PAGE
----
Twelve Chinese vessels have moved to the waters around disputed islands in the East China Sea to patrol and enforce the law, according to Chinese state media.
Chinese protesters followed the rules on Tuesday, obediently forming small groups and awaiting their turn to march past the Japanese embassy to express anger over disputed islands.
Chinese surveillance ships briefly entered waters near disputed islands in the East China Sea that fuel nationalist passions on both sides. Will Beijing ultimately accept Japan's reasoning for the move?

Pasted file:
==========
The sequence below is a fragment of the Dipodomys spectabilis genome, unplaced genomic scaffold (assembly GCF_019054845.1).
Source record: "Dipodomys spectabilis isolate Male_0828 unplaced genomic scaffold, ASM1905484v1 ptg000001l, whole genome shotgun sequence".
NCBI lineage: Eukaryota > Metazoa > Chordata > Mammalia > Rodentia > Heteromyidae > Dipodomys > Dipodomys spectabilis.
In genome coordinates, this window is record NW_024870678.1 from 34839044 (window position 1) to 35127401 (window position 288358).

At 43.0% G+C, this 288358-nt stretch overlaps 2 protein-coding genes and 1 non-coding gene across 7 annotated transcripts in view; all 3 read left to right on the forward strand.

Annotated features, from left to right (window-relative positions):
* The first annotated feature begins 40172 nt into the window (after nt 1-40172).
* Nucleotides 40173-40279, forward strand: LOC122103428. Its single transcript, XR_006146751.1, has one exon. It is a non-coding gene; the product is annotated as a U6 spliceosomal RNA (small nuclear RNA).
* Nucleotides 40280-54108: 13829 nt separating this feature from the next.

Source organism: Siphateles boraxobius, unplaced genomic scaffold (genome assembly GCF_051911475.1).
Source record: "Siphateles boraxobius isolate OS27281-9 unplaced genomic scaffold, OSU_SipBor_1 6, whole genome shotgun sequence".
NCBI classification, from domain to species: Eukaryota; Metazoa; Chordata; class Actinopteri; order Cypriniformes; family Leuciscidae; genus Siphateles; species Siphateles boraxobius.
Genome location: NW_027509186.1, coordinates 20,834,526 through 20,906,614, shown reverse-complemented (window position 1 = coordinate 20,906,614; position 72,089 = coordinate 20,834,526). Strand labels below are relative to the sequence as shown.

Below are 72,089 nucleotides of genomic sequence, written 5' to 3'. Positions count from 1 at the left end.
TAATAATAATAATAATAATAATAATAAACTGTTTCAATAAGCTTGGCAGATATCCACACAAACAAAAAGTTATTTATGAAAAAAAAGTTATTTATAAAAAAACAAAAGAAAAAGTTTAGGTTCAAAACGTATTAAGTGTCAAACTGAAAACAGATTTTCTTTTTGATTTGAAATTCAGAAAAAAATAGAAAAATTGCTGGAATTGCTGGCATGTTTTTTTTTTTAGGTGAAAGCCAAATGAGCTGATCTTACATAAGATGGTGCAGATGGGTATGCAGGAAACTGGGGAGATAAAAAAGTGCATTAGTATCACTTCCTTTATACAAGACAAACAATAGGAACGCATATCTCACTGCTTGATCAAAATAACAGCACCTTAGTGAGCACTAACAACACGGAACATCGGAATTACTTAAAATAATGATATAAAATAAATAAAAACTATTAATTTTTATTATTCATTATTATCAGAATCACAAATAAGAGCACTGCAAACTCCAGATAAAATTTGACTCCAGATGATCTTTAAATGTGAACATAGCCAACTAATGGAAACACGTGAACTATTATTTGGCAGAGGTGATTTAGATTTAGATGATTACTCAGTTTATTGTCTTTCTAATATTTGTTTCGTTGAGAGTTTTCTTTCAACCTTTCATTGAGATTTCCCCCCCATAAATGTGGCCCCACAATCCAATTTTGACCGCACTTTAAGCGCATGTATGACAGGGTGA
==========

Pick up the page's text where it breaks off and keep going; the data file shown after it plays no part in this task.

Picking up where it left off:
In the past month, the Philippines, Malaysia, Vietnam, and Taiwan have all had brushes with China as they all assert territorial claims in the oil-rich South China Sea.
China's version of Twitter, Weibo, has trained a critical public eye on authority figures across the country, spawning a growing cadre of citizen-vigilantes on the prowl for evidence of corruption.
Elements of the dispute include a Ming Dynasty map, a US treaty, and a fish factory. The following is a basic breakdown.
The attack by a group of men in Beijing came as nationalist sentiment deepens in both China and Japan over ownership of islands in the South China Sea.
The US team bagged 104 medals compared to China’s 88, disrupting hopes for what looked at first like it would have been a first-ever blowout for China.